How do you get more people to read your therapy blog?
Yeah, we don't really like to admit it, we know they shouldn't but they do.
If we go to a restaurant and our meal turns up plonked on a plate, we're disappointed. It might taste exactly the same as if it had been beautifully presented, but it wouldn't feel so special: it wouldn't have the same perceived value.
It's the same in private practice...
Take social media, for example: if I see a post in my feed from someone and it doesn't have an image, I'm highly unlikely to click through and read it.
Well, it's most probably because I haven't really noticed it, it doesn't stand out.
But likely it just didn't pique my interest!
An interesting, beautiful or fun image makes me want to read on, it appears more professional so there's the assumption it will be good quality.
This is bad news if you write a therapy blog and don't include an image!
I'm a regular blogger, I usually write a blog a week and it takes me time and effort to produce a blog that I think will be useful to my readers.
I choose subjects they will find useful, try to be entertaining and give value.
So I can tell you, after all that work I want as many people as possible to see it - because if they don't, they won't benefit from what I wrote.
So I always add a branded image that follows the same colour palette, uses the same fonts and the same style as my brand theme.
It make it stand out more on social media, it makes my blog posts recognisable and looks more professional and polished.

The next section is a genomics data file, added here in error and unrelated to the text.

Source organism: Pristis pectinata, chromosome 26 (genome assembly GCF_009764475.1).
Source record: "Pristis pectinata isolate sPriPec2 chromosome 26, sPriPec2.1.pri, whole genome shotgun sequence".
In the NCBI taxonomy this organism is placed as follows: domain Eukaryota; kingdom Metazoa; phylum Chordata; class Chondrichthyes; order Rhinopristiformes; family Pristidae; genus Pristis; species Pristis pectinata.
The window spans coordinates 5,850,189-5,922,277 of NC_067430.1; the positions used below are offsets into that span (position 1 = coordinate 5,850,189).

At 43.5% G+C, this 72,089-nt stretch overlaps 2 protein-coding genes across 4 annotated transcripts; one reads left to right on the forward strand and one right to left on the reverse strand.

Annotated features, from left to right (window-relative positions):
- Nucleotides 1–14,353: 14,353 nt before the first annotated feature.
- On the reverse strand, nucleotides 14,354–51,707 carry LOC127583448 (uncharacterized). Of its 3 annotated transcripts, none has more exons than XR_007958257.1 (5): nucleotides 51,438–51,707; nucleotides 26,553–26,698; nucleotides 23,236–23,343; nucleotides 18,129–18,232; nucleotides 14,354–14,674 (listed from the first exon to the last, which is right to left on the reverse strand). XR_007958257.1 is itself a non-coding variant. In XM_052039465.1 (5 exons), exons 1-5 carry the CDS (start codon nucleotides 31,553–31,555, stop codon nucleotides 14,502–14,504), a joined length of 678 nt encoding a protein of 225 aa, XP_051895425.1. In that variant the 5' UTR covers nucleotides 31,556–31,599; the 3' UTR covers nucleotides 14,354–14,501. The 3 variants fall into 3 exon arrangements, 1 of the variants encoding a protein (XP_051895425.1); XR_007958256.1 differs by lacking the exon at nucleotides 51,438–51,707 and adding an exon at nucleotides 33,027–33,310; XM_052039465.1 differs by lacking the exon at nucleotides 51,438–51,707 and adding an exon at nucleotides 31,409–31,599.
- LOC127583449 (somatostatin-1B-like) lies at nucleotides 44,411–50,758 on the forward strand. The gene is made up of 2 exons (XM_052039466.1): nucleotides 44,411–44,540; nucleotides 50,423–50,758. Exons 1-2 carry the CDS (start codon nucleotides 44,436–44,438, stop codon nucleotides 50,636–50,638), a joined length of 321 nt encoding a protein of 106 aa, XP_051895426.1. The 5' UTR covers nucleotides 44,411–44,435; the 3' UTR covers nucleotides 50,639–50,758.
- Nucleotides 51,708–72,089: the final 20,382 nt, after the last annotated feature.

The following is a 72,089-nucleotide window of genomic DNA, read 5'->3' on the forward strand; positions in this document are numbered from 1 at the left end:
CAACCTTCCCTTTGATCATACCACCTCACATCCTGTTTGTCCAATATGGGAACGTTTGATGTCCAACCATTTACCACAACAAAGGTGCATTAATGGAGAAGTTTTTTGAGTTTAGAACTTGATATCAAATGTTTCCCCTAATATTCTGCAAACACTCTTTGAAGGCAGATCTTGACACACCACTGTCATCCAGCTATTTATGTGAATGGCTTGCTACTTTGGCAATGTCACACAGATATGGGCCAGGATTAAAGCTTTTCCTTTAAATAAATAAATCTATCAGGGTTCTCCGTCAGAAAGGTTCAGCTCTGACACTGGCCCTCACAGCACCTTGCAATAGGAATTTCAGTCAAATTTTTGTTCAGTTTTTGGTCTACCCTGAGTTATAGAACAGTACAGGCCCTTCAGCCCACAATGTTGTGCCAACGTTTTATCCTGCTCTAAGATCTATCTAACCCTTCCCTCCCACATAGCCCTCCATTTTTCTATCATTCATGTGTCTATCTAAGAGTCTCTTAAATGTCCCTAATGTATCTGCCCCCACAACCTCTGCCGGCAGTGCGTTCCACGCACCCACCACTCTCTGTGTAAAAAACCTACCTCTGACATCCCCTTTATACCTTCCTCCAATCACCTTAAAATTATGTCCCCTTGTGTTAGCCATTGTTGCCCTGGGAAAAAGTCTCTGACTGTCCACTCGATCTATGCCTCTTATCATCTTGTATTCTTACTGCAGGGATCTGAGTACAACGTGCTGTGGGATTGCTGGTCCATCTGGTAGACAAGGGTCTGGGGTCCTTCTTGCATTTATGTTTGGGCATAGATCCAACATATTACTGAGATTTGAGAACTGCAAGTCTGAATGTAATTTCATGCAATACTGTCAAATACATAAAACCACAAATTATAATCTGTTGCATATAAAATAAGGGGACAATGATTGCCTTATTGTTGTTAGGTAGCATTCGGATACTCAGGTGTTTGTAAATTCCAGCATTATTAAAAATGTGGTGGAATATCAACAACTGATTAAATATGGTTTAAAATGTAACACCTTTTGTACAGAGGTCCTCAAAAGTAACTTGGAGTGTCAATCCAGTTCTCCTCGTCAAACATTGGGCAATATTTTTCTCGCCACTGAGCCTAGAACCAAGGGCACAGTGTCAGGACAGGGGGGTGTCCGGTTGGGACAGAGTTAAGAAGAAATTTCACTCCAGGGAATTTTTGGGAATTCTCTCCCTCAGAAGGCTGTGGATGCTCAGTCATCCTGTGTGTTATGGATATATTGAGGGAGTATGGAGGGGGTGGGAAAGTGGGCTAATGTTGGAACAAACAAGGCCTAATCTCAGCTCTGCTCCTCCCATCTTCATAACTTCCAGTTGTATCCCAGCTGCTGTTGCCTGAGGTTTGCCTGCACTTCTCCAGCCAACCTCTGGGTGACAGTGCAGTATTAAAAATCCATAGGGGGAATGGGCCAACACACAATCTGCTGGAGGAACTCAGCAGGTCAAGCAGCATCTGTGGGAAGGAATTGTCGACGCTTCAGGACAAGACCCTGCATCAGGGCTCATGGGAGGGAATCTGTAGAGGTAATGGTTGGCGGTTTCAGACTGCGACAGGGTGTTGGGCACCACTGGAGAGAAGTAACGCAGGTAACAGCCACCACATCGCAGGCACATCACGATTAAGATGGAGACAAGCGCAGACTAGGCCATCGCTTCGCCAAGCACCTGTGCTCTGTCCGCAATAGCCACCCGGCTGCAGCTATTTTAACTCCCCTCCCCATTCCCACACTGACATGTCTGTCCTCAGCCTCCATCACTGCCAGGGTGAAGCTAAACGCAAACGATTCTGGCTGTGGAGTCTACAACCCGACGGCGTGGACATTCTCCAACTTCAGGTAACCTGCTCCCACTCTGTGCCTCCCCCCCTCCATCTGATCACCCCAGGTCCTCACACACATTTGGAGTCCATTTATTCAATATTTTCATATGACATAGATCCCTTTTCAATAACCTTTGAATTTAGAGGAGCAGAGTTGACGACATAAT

How do you make a beautiful branded image?
Canva.com. And here is some (free) training I did on it previously:
Keep it simple
You don't have to be a graphic designer to produce something simple and professional. Here are a couple of ideas you could try - then for every new blog post, copy the original image and then change out the writing - voila!
This depends on the theme you use on your website.
I make it easy on myself by using 1024px x 512px. This is the size Twitter recommends for it's images, it can also be used for both Facebook and Linkedin, so you don't have to faff about with creating different size images for different platforms.
And if you don't want an image actually on your website, still produce one to upload to social media.
If you go to the trouble of writing a blog post for your therapy practice, make sure you have an interesting image so that it stands out and gets noticed, it makes all the difference.
Need some help getting started with blogging? Check out 'Blogging With Confidence', a course for counsellors and therapists.